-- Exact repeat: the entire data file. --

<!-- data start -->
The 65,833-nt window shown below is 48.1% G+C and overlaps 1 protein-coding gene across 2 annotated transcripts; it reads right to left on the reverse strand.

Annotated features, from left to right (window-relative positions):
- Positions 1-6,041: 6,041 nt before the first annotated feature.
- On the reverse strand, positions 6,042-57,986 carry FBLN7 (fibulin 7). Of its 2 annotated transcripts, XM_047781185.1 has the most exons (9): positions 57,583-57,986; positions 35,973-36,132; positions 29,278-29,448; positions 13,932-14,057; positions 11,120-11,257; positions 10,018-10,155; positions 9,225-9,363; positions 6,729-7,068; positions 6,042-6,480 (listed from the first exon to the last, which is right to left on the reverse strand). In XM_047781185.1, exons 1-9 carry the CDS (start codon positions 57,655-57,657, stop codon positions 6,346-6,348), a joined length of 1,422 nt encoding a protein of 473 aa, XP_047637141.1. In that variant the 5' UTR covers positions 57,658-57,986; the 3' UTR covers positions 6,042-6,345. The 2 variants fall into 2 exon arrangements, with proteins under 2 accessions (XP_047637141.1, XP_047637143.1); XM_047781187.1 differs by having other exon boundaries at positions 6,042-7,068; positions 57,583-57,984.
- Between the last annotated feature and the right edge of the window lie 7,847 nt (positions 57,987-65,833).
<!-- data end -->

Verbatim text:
The 65,833-nt window shown below is 48.1% G+C and overlaps 1 protein-coding gene across 2 annotated transcripts; it reads right to left on the reverse strand.

Annotated features, from left to right (window-relative positions):
- Positions 1-6,041: 6,041 nt before the first annotated feature.
- On the reverse strand, positions 6,042-57,986 carry FBLN7 (fibulin 7). Of its 2 annotated transcripts, XM_047781185.1 has the most exons (9): positions 57,583-57,986; positions 35,973-36,132; positions 29,278-29,448; positions 13,932-14,057; positions 11,120-11,257; positions 10,018-10,155; positions 9,225-9,363; positions 6,729-7,068; positions 6,042-6,480 (listed from the first exon to the last, which is right to left on the reverse strand). In XM_047781185.1, exons 1-9 carry the CDS (start codon positions 57,655-57,657, stop codon positions 6,346-6,348), a joined length of 1,422 nt encoding a protein of 473 aa, XP_047637141.1. In that variant the 5' UTR covers positions 57,658-57,986; the 3' UTR covers positions 6,042-6,345. The 2 variants fall into 2 exon arrangements, with proteins under 2 accessions (XP_047637141.1, XP_047637143.1); XM_047781187.1 differs by having other exon boundaries at positions 6,042-7,068; positions 57,583-57,984.
- Between the last annotated feature and the right edge of the window lie 7,847 nt (positions 57,987-65,833).